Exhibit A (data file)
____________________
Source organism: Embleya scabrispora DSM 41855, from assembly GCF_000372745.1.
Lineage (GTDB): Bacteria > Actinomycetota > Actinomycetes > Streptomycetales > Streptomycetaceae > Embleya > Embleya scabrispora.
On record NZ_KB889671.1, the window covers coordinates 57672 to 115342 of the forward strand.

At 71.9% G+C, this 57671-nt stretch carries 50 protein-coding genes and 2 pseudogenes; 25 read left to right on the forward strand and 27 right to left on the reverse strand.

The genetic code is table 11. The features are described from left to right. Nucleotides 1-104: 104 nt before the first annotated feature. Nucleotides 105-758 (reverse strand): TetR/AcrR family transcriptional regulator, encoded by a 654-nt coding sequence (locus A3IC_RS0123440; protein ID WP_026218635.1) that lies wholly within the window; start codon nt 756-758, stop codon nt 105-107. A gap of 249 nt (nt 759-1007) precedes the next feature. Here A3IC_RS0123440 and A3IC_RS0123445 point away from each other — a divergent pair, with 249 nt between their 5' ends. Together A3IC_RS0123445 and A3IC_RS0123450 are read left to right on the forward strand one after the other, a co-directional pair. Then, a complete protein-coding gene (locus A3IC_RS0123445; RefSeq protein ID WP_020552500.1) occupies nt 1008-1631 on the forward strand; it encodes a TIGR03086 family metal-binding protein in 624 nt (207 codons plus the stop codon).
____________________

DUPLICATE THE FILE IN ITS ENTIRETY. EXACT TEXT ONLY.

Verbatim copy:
Source organism: Embleya scabrispora DSM 41855, from assembly GCF_000372745.1.
Lineage (GTDB): Bacteria > Actinomycetota > Actinomycetes > Streptomycetales > Streptomycetaceae > Embleya > Embleya scabrispora.
On record NZ_KB889671.1, the window covers coordinates 57672 to 115342 of the forward strand.

At 71.9% G+C, this 57671-nt stretch carries 50 protein-coding genes and 2 pseudogenes; 25 read left to right on the forward strand and 27 right to left on the reverse strand.

The genetic code is table 11. The features are described from left to right. Nucleotides 1-104: 104 nt before the first annotated feature. Nucleotides 105-758 (reverse strand): TetR/AcrR family transcriptional regulator, encoded by a 654-nt coding sequence (locus A3IC_RS0123440; protein ID WP_026218635.1) that lies wholly within the window; start codon nt 756-758, stop codon nt 105-107. A gap of 249 nt (nt 759-1007) precedes the next feature. Here A3IC_RS0123440 and A3IC_RS0123445 point away from each other — a divergent pair, with 249 nt between their 5' ends. Together A3IC_RS0123445 and A3IC_RS0123450 are read left to right on the forward strand one after the other, a co-directional pair. Then, a complete protein-coding gene (locus A3IC_RS0123445; RefSeq protein ID WP_020552500.1) occupies nt 1008-1631 on the forward strand; it encodes a TIGR03086 family metal-binding protein in 624 nt (207 codons plus the stop codon).